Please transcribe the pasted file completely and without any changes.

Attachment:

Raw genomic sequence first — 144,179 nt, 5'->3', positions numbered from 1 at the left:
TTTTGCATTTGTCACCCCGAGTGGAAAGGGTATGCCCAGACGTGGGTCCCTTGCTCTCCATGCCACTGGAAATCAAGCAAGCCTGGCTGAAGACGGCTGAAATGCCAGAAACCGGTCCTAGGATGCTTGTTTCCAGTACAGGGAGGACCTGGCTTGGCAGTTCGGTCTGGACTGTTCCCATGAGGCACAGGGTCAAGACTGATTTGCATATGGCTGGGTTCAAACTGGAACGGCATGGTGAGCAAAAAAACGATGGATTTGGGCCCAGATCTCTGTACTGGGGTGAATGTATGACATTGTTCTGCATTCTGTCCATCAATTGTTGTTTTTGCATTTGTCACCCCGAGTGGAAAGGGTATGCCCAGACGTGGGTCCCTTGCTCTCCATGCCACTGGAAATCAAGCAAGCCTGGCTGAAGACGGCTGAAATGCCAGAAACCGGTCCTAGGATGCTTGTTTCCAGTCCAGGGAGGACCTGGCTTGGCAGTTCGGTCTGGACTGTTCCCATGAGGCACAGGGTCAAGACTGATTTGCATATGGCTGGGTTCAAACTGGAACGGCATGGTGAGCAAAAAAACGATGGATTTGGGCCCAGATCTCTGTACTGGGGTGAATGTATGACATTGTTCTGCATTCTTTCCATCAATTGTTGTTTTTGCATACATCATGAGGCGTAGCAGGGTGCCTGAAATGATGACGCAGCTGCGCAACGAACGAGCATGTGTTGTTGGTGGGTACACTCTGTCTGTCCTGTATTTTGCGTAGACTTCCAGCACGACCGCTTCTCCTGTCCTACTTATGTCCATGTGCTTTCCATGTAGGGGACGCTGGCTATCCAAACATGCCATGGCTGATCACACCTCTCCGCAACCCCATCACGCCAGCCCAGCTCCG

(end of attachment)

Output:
Raw genomic sequence first — 144,179 nt, 5'->3', positions numbered from 1 at the left:
TTTTGCATTTGTCACCCCGAGTGGAAAGGGTATGCCCAGACGTGGGTCCCTTGCTCTCCATGCCACTGGAAATCAAGCAAGCCTGGCTGAAGACGGCTGAAATGCCAGAAACCGGTCCTAGGATGCTTGTTTCCAGTACAGGGAGGACCTGGCTTGGCAGTTCGGTCTGGACTGTTCCCATGAGGCACAGGGTCAAGACTGATTTGCATATGGCTGGGTTCAAACTGGAACGGCATGGTGAGCAAAAAAACGATGGATTTGGGCCCAGATCTCTGTACTGGGGTGAATGTATGACATTGTTCTGCATTCTGTCCATCAATTGTTGTTTTTGCATTTGTCACCCCGAGTGGAAAGGGTATGCCCAGACGTGGGTCCCTTGCTCTCCATGCCACTGGAAATCAAGCAAGCCTGGCTGAAGACGGCTGAAATGCCAGAAACCGGTCCTAGGATGCTTGTTTCCAGTCCAGGGAGGACCTGGCTTGGCAGTTCGGTCTGGACTGTTCCCATGAGGCACAGGGTCAAGACTGATTTGCATATGGCTGGGTTCAAACTGGAACGGCATGGTGAGCAAAAAAACGATGGATTTGGGCCCAGATCTCTGTACTGGGGTGAATGTATGACATTGTTCTGCATTCTTTCCATCAATTGTTGTTTTTGCATACATCATGAGGCGTAGCAGGGTGCCTGAAATGATGACGCAGCTGCGCAACGAACGAGCATGTGTTGTTGGTGGGTACACTCTGTCTGTCCTGTATTTTGCGTAGACTTCCAGCACGACCGCTTCTCCTGTCCTACTTATGTCCATGTGCTTTCCATGTAGGGGACGCTGGCTATCCAAACATGCCATGGCTGATCACACCTCTCCGCAACCCCATCACGCCAGCCCAGCTCCG